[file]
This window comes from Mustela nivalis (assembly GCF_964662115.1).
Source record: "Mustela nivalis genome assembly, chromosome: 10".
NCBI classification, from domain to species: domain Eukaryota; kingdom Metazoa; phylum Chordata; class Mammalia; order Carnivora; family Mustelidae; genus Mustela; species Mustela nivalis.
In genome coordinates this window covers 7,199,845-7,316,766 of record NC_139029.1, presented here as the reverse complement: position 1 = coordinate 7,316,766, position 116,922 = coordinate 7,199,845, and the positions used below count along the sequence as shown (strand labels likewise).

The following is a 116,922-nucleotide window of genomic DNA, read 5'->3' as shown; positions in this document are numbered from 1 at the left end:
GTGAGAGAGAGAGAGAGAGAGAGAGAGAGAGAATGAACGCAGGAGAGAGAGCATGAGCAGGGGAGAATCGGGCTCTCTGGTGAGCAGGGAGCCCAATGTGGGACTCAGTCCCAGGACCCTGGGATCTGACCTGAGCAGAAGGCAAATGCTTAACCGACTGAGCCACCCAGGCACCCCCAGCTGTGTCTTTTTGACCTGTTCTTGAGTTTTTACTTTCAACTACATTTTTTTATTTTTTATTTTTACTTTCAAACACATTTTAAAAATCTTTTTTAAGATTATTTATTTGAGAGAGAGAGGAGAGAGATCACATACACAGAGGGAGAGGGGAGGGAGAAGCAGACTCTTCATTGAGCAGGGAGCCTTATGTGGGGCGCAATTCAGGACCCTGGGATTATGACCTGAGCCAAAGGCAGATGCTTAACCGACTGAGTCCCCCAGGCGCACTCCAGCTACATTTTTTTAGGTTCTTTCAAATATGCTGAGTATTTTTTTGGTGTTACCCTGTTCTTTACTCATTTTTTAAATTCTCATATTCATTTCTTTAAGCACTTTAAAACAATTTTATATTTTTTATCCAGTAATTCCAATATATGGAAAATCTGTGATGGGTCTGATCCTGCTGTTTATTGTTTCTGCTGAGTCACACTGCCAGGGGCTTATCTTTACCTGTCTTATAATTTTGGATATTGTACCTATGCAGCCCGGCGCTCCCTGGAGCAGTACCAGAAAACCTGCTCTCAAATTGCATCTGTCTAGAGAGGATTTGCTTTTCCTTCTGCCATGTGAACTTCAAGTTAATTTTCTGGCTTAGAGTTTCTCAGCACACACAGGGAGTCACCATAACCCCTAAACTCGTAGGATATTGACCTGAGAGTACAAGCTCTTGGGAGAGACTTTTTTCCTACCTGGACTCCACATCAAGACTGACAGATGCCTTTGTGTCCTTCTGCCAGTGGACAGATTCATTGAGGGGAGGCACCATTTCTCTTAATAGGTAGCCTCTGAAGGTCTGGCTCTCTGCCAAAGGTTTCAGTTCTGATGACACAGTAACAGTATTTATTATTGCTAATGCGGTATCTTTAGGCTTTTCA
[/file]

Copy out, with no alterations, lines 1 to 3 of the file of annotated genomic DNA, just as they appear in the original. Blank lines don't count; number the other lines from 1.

This window comes from Mustela nivalis (assembly GCF_964662115.1).
Source record: "Mustela nivalis genome assembly, chromosome: 10".
NCBI classification, from domain to species: domain Eukaryota; kingdom Metazoa; phylum Chordata; class Mammalia; order Carnivora; family Mustelidae; genus Mustela; species Mustela nivalis.